By Gina Sorell
“Mama are you good at sports?”
It’s a question said with a sweet mischievous smile, by my 4-year-old son. It’s the first days of spring and we are standing in a sunbeam in the backyard in the tall grass that has somehow managed to come back to life, just like us, after a winter spent under snow. I’m failing hilariously at catching the balls he throws me. This is our joke. He knows the answer is no, and when I say it, we both burst out laughing. I love watching him laugh, and even more I love that he knows that there is something I am not good at. I want him to know that not everybody is good at everything, or the same things, but they should try them anyway, and if they want to be good, they need to practice. It’s a lesson I needed to teach him early on as he seems to have inherited my same perfectionist tendencies, getting upset with himself if he can’t master something right away. I know this feeling. I danced for many years and perfectionism of all types was encouraged. After he laughs, I often follow up by saying, “I’m not good at sports, but mama can dance!” And then bust out my best Martha-Graham-meets-90’s-New-Wave-dance moves in a circle around him. See, everyone is good at something I am hoping to show him, with my flailing limbs, and now creaky knees that are happier bobbing side to side than up and down, and he often joins in.
But one day he changes up our routine and asks me with all sincerity, “But why? Why aren’t you good at sports?”
It’s a simple question that leaves me speechless. What do I tell him? The reason I wasn’t any good at sports, was because instead of being taught to practice, I’d been taught to be afraid. Sports was where a ball could break my face, smash my nose, knock my teeth out. It was that place where my widely accepted clumsiness, would be my downfall, a clumsiness that somehow didn’t apply to my passion or ability for modern, jazz, ballet and national dance.
“Um, I guess I just didn’t practice very much. But I did do other things, like dance.”
“Could you ride a bike?”
“Yes…but not until I was older. And even then, not very well,” I admit.
Because my parents were afraid that I’d fall off and break my arm, or veer into traffic and get hit by a car. Because ever since I could remember when it came to doing anything physical they’d warn me to be careful, saying that knowing me, I’d crack my head open. A statement which although seems cruel, I’d proven true by splitting the back of my head, twice.
I can’t say these things, so instead I say, “Oh, because nobody is good at everything.”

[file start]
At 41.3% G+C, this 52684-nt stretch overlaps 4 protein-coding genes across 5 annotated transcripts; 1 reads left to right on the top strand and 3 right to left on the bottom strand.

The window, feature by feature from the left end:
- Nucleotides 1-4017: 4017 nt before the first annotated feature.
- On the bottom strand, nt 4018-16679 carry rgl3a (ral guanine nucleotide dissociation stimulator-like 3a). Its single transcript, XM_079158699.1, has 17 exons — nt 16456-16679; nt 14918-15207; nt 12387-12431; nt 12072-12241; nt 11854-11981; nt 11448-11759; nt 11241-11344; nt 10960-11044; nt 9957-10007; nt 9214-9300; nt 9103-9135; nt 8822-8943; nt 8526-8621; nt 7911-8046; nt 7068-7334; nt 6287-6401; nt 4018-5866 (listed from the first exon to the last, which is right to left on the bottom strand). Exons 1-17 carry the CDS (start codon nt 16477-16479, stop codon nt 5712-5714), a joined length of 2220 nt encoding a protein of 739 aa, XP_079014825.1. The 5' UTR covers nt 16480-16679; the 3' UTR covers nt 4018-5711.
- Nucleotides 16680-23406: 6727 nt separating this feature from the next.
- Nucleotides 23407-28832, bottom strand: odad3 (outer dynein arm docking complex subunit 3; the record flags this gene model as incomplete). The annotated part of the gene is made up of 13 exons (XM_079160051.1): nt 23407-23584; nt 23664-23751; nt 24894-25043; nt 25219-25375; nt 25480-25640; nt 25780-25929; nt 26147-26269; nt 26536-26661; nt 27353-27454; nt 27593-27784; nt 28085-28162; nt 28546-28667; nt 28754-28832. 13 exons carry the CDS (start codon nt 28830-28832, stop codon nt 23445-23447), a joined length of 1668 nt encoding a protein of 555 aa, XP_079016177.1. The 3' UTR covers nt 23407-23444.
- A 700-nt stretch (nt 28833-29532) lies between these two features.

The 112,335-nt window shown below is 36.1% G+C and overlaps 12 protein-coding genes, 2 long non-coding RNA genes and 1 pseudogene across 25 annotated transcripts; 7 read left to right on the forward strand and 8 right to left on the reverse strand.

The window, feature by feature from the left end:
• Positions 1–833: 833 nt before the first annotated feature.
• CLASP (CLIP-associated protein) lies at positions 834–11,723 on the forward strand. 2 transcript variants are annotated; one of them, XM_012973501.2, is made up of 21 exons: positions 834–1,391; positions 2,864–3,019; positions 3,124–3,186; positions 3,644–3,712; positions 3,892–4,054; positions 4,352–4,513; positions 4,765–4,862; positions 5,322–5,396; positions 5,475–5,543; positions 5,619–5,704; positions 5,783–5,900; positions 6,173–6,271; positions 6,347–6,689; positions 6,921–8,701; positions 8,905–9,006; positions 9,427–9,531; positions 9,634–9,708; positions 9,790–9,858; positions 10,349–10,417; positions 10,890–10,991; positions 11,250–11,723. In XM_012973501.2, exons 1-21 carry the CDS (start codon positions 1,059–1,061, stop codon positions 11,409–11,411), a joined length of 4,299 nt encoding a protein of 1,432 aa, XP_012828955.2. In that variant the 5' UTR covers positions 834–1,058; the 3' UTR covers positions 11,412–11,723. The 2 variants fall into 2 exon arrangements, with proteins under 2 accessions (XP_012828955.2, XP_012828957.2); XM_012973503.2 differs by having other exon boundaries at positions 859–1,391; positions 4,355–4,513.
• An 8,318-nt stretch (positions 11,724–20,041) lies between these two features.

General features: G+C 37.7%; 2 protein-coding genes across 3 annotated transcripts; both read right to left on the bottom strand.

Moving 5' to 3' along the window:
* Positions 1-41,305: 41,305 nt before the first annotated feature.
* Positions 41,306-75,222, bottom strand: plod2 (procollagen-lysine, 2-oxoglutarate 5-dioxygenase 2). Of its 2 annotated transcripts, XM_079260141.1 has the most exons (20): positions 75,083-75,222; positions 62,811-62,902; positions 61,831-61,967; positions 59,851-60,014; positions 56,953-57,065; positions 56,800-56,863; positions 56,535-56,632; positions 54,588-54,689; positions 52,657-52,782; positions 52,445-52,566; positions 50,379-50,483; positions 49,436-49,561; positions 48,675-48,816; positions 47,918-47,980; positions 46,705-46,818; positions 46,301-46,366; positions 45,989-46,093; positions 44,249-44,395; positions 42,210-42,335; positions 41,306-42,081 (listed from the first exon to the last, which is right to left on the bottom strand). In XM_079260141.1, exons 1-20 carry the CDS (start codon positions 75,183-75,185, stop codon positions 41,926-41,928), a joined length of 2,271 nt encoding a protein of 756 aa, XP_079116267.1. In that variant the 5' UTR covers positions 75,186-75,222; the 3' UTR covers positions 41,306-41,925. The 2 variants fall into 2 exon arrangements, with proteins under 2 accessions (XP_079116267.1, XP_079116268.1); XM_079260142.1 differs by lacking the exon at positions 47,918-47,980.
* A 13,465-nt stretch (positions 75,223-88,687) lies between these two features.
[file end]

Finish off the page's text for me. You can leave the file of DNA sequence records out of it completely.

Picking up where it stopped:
I never thought about whether my own parents were good at sports or not, but I think that the obvious answer is no. They are not athletic people. They didn’t have the encouragement or the time for leisurely pursuits growing up, in addition to mostly raising themselves. They have always been incredibly supportive of me and all my creative endeavors, but sports, was something they never understood. And the bigger reason I think, if I am willing to be honest, is that the world of sports, is often a place of clubs, and clubs are about community and belonging, and as immigrants to a new country with foreign accents, my parents for a very long time, did not belong.
Becoming a parent I’m very aware of the roles nature and nurture play in my child’s upbringing and with each new development in my son, I find myself asking if it was something he learned or inherited, or both? I try to be careful in what I pass on to him, wanting to spare him the anxiousness that overtakes me when I approach something new. Aware of this anxiety that their own fears created in me, my parents are now careful with their concerns, keeping them in perspective and encouraging me to be less afraid than they were. And thankfully I have a husband who was very physical growing up and has a practical common sense approach to all new things that our son is exposed to, unlike myself who can see peril at every turn. Not all coaches are predators in waiting, not every piece of equipment is a lethal weapon waiting to be discovered. A ball, can be just a ball after all, it does not have to be an instrument of childhood destruction. This is what I tell myself.
So this past summer when my son asked me if I was good at sports, I said, “No, but I’d like to be. I’d like to learn something new… with you.” And he smiled.
“Well mama, you can learn. But if you want to be good, you’ll have to practice.”
And so we did, taking family tennis lessons every Saturday, where I jumped and laughed and chased after a ball and felt as close to athletic as I ever have. Was I really good at sports now? I could rally the ball back and forth without tearing my shoulder, I could run across the court without twisting my ankle and falling down. I decided I was good, using myself as my own measuring stick. I was certainly better than I ever have been. And best of all, as my son and I leapt side by side on our respective courts, and I aimed to slice a ball that was coming straight toward my face, I wasn’t afraid. I could do this. I could do this for both of us.
Gina Sorell lives in a world of words. Some of these words have been actor, sketch-comedy writer and producer. They have also been yoga instructor and jewelry designer. For the last decade these words have been wife, creative director, novelist and mom. She divides her time between Toronto and Los Angeles, and has just completed her debut novel, “Mothers and Other Strangers”. Follow her on Twitter @.